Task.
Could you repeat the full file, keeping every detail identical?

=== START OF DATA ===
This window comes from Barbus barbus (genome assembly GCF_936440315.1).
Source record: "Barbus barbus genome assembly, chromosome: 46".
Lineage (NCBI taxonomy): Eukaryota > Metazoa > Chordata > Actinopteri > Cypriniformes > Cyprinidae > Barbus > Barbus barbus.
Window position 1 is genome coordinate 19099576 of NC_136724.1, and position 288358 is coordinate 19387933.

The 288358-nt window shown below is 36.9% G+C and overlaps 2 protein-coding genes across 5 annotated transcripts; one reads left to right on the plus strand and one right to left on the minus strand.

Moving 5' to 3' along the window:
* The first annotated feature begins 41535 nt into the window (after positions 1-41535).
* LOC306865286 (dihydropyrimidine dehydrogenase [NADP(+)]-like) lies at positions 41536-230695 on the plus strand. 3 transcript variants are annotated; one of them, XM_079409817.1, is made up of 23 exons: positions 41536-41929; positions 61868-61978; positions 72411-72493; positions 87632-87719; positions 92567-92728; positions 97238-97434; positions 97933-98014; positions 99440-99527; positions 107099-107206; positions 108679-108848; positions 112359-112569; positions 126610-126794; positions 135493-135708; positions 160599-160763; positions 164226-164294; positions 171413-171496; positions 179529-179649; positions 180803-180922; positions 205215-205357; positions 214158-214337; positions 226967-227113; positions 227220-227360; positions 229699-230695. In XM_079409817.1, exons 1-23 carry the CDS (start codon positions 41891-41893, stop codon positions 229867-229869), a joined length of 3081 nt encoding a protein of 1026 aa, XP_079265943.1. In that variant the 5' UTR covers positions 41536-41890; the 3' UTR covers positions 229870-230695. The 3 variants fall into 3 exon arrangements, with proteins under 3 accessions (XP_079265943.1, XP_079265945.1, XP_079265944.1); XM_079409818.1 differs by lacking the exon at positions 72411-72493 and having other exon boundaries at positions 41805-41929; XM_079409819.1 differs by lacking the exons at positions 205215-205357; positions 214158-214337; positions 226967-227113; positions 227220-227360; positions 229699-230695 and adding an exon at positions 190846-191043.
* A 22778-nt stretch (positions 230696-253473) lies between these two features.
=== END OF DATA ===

This window comes from Barbus barbus (genome assembly GCF_936440315.1).
Source record: "Barbus barbus genome assembly, chromosome: 46".
Lineage (NCBI taxonomy): Eukaryota > Metazoa > Chordata > Actinopteri > Cypriniformes > Cyprinidae > Barbus > Barbus barbus.
Window position 1 is genome coordinate 19099576 of NC_136724.1, and position 288358 is coordinate 19387933.

The 288358-nt window shown below is 36.9% G+C and overlaps 2 protein-coding genes across 5 annotated transcripts; one reads left to right on the plus strand and one right to left on the minus strand.

Moving 5' to 3' along the window:
* The first annotated feature begins 41535 nt into the window (after positions 1-41535).
* LOC306865286 (dihydropyrimidine dehydrogenase [NADP(+)]-like) lies at positions 41536-230695 on the plus strand. 3 transcript variants are annotated; one of them, XM_079409817.1, is made up of 23 exons: positions 41536-41929; positions 61868-61978; positions 72411-72493; positions 87632-87719; positions 92567-92728; positions 97238-97434; positions 97933-98014; positions 99440-99527; positions 107099-107206; positions 108679-108848; positions 112359-112569; positions 126610-126794; positions 135493-135708; positions 160599-160763; positions 164226-164294; positions 171413-171496; positions 179529-179649; positions 180803-180922; positions 205215-205357; positions 214158-214337; positions 226967-227113; positions 227220-227360; positions 229699-230695. In XM_079409817.1, exons 1-23 carry the CDS (start codon positions 41891-41893, stop codon positions 229867-229869), a joined length of 3081 nt encoding a protein of 1026 aa, XP_079265943.1. In that variant the 5' UTR covers positions 41536-41890; the 3' UTR covers positions 229870-230695. The 3 variants fall into 3 exon arrangements, with proteins under 3 accessions (XP_079265943.1, XP_079265945.1, XP_079265944.1); XM_079409818.1 differs by lacking the exon at positions 72411-72493 and having other exon boundaries at positions 41805-41929; XM_079409819.1 differs by lacking the exons at positions 205215-205357; positions 214158-214337; positions 226967-227113; positions 227220-227360; positions 229699-230695 and adding an exon at positions 190846-191043.
* A 22778-nt stretch (positions 230696-253473) lies between these two features.